“Mrs. Peacock did it in the Conservatory with the Candlestick?” Well, not quite…
I first heard of “escape rooms” while doing research on Bilbao, Spain, for an upcoming trip. The premise sounded intriguing: You are locked in a movie set-like room and must solve a mystery using puzzles and clues hidden in the room in order to get out. I realized, of course, that this would be in Spanish, which I don’t speak. I also thought it would be a great activity for our game-loving family and began doing some checking a little closer to home.
Escape rooms are a relatively recent entertainment creation and appear to be a bit of a craze in cities around the world. Part reality show challenge, part board game, part puzzle, the themed storylines offer the chance to be an active player rather than a passive viewer. Some rooms have group size limits as high as 12 and will combine smaller groups for a game. Others set the limit at five – our personal choice for our family to play together. I also discovered that some escape rooms bill themselves as scary and tout their special effects. Others are strictly mystery-solving puzzle challenges, which appealed to us.
I decided on House of Hints in San Diego and booked the “medium difficulty” room, recommended for first-timers. Because we picked a day when everyone would be home for the holidays, I booked a month in advance. Escape rooms fill up quickly, especially on weekends and around holiday times.
The House of Hints exterior is almost as mysterious as the escape room itself. Located in an industrial office park, it is literally off the beaten path and not a place you would happen upon and think, “That looks interesting!” We arrived fifteen minutes before our scheduled time, as instructed, and waited in a small lobby with another family.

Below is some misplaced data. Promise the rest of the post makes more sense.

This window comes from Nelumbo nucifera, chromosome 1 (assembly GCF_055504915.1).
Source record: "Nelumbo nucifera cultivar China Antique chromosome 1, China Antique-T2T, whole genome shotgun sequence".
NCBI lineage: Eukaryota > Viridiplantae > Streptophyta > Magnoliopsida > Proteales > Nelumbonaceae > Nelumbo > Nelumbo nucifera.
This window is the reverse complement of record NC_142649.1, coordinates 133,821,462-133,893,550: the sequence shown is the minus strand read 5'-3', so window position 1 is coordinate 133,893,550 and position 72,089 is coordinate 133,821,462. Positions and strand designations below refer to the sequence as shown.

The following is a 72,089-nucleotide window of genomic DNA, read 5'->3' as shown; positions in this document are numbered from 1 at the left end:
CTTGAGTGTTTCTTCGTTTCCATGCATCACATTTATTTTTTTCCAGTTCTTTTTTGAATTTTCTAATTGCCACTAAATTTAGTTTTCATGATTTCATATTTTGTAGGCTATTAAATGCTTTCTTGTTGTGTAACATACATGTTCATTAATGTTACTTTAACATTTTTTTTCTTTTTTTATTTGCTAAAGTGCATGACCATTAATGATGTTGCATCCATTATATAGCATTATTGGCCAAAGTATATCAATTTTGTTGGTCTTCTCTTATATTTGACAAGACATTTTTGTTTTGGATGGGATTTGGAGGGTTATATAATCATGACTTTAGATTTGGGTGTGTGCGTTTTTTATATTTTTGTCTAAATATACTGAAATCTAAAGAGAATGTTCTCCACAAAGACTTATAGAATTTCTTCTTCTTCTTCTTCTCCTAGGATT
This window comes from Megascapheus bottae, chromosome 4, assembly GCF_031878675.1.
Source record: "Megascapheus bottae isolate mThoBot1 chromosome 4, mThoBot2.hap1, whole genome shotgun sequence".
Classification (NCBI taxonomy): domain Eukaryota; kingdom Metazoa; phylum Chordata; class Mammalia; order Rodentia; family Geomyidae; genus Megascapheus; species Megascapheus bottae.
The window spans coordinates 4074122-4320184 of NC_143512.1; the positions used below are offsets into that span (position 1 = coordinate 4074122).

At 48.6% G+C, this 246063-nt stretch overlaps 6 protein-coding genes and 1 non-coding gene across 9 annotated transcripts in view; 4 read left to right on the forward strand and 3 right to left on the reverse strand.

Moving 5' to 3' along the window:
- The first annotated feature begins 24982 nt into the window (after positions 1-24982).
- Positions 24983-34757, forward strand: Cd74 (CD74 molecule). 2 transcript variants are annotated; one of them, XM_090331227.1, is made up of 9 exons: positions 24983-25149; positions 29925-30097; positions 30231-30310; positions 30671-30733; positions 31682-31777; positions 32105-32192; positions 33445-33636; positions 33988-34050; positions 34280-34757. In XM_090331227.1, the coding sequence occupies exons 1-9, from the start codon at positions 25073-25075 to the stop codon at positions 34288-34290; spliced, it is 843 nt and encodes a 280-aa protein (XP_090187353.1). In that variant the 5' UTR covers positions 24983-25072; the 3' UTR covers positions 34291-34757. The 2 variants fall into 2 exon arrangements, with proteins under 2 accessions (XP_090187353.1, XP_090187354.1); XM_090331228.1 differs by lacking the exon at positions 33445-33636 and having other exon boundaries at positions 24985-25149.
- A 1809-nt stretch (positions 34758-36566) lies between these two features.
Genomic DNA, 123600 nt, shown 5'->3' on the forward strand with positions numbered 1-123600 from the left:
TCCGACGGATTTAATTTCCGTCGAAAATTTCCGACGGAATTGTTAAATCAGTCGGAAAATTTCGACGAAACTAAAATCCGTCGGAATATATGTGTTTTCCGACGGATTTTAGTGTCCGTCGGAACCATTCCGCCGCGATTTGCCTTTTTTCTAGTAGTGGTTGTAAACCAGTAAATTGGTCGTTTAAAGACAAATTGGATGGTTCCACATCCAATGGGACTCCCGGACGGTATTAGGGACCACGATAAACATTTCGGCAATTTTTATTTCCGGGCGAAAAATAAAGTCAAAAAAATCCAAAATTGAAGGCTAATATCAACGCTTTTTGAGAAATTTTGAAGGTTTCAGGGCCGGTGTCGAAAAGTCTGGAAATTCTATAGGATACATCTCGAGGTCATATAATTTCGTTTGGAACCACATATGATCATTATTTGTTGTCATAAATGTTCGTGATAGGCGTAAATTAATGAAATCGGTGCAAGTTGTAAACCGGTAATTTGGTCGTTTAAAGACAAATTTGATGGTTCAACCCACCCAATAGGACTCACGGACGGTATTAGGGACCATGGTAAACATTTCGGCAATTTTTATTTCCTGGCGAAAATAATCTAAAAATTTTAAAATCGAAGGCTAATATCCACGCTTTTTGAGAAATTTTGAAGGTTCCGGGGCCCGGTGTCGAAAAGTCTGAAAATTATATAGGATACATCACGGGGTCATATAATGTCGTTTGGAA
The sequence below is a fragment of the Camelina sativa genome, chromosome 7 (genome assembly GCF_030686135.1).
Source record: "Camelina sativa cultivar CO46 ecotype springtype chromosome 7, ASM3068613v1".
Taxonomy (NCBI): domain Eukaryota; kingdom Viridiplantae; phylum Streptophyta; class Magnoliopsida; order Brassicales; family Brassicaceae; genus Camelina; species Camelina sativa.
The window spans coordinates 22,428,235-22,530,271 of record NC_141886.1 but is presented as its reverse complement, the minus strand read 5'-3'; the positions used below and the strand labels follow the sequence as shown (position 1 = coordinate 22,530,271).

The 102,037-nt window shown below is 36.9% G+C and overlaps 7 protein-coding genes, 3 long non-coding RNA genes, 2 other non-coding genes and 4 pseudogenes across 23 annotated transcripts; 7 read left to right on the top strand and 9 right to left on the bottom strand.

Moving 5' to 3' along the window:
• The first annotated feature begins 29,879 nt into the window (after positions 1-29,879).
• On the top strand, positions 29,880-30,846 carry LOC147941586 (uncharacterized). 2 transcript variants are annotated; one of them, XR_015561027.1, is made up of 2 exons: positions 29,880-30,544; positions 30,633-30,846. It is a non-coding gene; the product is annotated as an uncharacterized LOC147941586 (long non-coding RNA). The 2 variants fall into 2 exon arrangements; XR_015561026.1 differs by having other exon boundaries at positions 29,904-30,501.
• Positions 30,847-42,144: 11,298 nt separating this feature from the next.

Our group was taken to a briefing room, where a friendly staffer named Matt introduced the game and explained our challenge. We would be locked in the office of Detective JD Becket, who has disappeared while working on a murder case. Using “secret files” and “hidden stashes,” we would have exactly 60 minutes to solve the case and unlock the door. Matt would be watching us on a hidden camera and would periodically provide “hints” on the room’s TV monitor. He advised us to work together, stay organized and above all, have fun. About 40 percent of the teams make it out in time, he said, and the fastest record is 53 minutes.
With that, Matt ushered us into the detective’s office, wished us luck and locked us in. The game had begun.
That is about all I can say without giving away any of the game’s secrets. Like playing pieces being dropped at the “start” space on a game board, the five of us raced around the room – exploring, puzzle solving, prop examining – without having to wait our turns or roll the dice. We worked independently; we worked together; we laughed and cheered every time we uncovered a clue. It was a wonderfully clever, totally-in-the-moment immersion experience and an incredible amount of fun.
I was so engrossed in the game that I didn’t check the wall clock until ten minutes before the hour. It was a sudden jolt into the reality that our time was almost up and we hadn’t figured out which suspect was guilty – not to mention how to get out of the room. And then, in a final frenzy of one clue leading to another and another and another, we unlocked the door…with one minute and thirty seconds to spare.